This plan for Spring 2018 dam operations was jointly submitted to the Court last month by plaintiffs and defendants in the long-running legal case to protect wild salmon and steelhead in the Columbia Basin. It was developed in response to the Court’s April 2017 Order requiring the U.S. Army Corps of Engineers to provide more voluntary spill (water released through the spillways) to protect salmon and steelhead at risk of extinction.

WITH WATER SPILLING OVER THE SNAKE RIVER’S LITTLE GOOSE DAM, A SPOKANE ANGLER SHOWS OFF A NICE SPRING CHINOOK FROM A FEW SEASONS BACK. (FISHING PHOTO CONTEST)

Todd True, lead attorney for the plaintiffs: “There is no real scientific dispute that voluntary spill to the level required by the Court will avoid harm to juvenile salmon. In addition, this spill order has been carefully crafted to avoid any unintended negative consequences to navigation and other resources. In fact, it is very likely that spill at higher levels would afford additional salmon survival improvements.”

Plaintiffs include conservation organizations, fishing associations, the Nez Perce Tribe and the State of Oregon. Defendants include the Corps of Engineers, Bureau of Reclamation and NOAA Fisheries.

Voluntary spill was first required during the spring and summer months at the eight federal dams in 2006 under the order of Judge James Redden after he had invalidated a plan from the federal agencies in 2004. The new spill plan approved by the Court today requires as much spill as is allowed under current state water quality rules for total dissolved gas (or “TDG”) unless there are compelling reasons to reduce it. Higher levels of spill help juvenile salmon migrating to the ocean in the spring and summer move past the dams more quickly and safely, and results in higher adult returns in the years that follow.

Liz Hamilton, executive director of the Northwest Sportfishing Industry Association: “Increasing the proportion of spill is vital for the protection of salmon and steelhead, and for fishing businesses and communities across the Northwest. This order for additional spill will divert baby salmon away from powerhouses, increasing the survival of juvenile fish migrating past dams to the ocean, enhancing the numbers of adult fish returning in the years that follow.”

Rhett Lawrence, conservation director for the Sierra Club in Oregon: “Increased spill levels in 2018 will provide a much-needed boost for our struggling salmon and steelhead populations. Conservation and fishing groups are grateful for our partnership with Oregon and the Nez Perce Tribe – working together for the Northwest’s iconic fish and holding the federal agencies accountable to the law and the people of the region.”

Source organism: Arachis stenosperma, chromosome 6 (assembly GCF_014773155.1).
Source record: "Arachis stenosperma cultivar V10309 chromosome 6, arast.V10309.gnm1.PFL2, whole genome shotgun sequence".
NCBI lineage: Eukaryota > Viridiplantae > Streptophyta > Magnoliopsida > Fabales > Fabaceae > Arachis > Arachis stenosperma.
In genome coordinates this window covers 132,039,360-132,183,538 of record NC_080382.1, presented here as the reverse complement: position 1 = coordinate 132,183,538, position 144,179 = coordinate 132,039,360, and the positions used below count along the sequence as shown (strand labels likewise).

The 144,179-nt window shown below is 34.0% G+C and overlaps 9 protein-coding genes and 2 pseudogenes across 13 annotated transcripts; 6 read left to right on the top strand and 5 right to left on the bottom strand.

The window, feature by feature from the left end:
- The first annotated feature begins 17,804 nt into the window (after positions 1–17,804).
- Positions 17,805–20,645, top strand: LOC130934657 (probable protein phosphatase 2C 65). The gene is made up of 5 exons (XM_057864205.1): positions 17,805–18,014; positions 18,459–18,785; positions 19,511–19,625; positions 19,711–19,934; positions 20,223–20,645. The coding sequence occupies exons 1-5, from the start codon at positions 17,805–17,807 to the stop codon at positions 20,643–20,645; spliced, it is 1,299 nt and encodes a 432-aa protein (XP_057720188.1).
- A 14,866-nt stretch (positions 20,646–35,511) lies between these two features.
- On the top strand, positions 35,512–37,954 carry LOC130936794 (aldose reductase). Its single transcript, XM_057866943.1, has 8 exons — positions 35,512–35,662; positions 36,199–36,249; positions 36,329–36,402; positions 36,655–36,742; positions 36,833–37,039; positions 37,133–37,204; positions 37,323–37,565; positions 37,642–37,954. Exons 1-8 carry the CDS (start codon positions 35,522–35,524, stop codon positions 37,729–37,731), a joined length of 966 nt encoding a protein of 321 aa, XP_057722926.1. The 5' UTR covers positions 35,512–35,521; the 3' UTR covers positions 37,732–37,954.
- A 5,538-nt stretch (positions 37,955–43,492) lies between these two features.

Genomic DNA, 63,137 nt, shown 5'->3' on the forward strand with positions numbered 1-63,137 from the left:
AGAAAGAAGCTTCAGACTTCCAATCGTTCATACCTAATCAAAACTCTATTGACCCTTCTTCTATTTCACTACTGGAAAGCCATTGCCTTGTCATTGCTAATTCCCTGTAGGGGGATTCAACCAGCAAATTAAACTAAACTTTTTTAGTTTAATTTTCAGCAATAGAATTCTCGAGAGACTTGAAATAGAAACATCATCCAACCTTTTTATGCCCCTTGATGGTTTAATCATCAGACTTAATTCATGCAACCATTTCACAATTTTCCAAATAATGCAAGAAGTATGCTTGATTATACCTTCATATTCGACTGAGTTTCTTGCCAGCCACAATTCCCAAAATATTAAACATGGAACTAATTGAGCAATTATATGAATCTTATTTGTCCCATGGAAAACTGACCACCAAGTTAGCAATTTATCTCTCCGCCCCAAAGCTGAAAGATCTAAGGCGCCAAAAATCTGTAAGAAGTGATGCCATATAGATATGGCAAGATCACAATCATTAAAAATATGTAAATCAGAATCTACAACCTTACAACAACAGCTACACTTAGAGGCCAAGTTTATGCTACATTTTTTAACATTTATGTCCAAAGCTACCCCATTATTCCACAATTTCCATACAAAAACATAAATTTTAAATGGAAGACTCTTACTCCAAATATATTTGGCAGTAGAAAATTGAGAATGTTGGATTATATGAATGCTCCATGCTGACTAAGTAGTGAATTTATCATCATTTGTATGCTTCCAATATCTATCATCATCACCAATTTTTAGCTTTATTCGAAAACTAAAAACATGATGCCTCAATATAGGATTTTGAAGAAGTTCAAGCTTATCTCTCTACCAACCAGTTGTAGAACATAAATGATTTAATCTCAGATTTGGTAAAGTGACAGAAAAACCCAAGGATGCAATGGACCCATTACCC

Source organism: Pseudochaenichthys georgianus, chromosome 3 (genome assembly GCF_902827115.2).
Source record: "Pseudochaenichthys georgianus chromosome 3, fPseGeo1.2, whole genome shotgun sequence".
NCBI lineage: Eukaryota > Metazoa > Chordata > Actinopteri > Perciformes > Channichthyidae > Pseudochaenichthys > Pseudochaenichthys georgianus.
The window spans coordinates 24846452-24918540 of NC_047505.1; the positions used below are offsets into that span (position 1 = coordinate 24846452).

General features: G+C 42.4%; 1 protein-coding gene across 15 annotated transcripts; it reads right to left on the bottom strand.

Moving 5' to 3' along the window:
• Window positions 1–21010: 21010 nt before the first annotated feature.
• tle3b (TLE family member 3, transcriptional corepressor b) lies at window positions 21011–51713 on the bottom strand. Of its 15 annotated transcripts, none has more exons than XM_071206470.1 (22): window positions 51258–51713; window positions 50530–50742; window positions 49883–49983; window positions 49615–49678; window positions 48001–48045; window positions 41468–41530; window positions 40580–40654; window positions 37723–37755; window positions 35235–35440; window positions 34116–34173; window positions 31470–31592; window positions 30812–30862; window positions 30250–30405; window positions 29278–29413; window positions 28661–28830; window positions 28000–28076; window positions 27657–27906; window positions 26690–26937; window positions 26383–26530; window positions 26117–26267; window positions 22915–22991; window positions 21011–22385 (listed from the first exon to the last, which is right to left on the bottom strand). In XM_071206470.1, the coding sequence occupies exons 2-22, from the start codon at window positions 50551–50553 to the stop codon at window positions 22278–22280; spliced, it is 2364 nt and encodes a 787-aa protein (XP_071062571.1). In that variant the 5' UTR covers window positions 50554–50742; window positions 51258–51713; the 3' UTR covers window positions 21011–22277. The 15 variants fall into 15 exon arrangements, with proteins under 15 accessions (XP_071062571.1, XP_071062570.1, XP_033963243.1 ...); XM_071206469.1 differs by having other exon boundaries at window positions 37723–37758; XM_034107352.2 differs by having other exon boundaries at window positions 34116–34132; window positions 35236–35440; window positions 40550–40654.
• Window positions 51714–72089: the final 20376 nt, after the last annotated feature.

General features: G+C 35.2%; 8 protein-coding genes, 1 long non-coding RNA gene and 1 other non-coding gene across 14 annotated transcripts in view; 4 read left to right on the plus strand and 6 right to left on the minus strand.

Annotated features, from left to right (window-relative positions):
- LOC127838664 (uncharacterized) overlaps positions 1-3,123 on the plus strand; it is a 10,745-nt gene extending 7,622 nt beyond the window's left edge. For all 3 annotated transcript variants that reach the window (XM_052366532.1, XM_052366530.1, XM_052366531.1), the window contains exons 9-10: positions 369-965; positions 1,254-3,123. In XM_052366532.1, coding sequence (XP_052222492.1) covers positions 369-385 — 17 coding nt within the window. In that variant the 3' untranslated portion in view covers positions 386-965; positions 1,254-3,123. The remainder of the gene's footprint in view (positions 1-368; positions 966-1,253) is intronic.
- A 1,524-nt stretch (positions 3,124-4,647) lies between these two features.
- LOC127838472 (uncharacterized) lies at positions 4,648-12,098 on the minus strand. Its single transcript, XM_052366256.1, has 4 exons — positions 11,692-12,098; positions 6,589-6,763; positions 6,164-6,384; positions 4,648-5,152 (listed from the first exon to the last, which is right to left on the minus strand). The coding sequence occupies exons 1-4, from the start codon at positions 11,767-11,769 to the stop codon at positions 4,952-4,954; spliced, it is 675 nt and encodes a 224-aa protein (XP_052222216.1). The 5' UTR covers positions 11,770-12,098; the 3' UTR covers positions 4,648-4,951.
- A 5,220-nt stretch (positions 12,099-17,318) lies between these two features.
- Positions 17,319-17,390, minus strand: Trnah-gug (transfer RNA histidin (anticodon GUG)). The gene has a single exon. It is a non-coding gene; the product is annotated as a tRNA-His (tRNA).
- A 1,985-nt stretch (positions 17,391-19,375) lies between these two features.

Joseph Bogaard, executive director of Save Our wild Salmon: “This order for additional spill in 2018 is a near-term life-line for our region’s endangered wild salmon and steelhead until we have a legally valid, science-based plan in place. This order gives our fish and the communities that rely on them some breathing room in 2018 while our region comes together on a long-term plan that improves the health of these rivers and recovers our struggling fish populations.”

Last fall, Washington State also clarified how it applies its water quality standards relating to total dissolved gas in the lower portions of the Snake and Columbia Rivers. This clarification by the state will allow incrementally higher levels of spill to occur in the spring and summer, leading to higher juvenile and adult returns than would have occurred previously.

In May 2016, Judge Simon ruled the federal agencies’ 2014 Columbia Basin Salmon plan is inadequate and illegal. This is the fifth consecutive federal plan (Biological Opinion or “BiOp”) deemed illegal by three different judges across two decades. Over this period, despite the federal agencies spending more than $10B on a series of ineffective, illegal plans to protect salmon and steelhead from a deadly federal hydro-system, not a single at-risk population has recovered.

While the federal agencies jointly submitted this proposed plan with the plaintiffs to increase spill, they also filed an appeal to the 9th Circuit Court of Appeals last fall challenging the court’s decision to further expand spill. The appeal is on an expedited schedule and is expected to be resolved before the official beginning of the juvenile out-migration in early April of 2018.

You can read the signed order requiring more spill from the Court here:
http://www.wildsalmon.org/images/factsheets-and-reports/2018.District.Ct.spill.order.pdf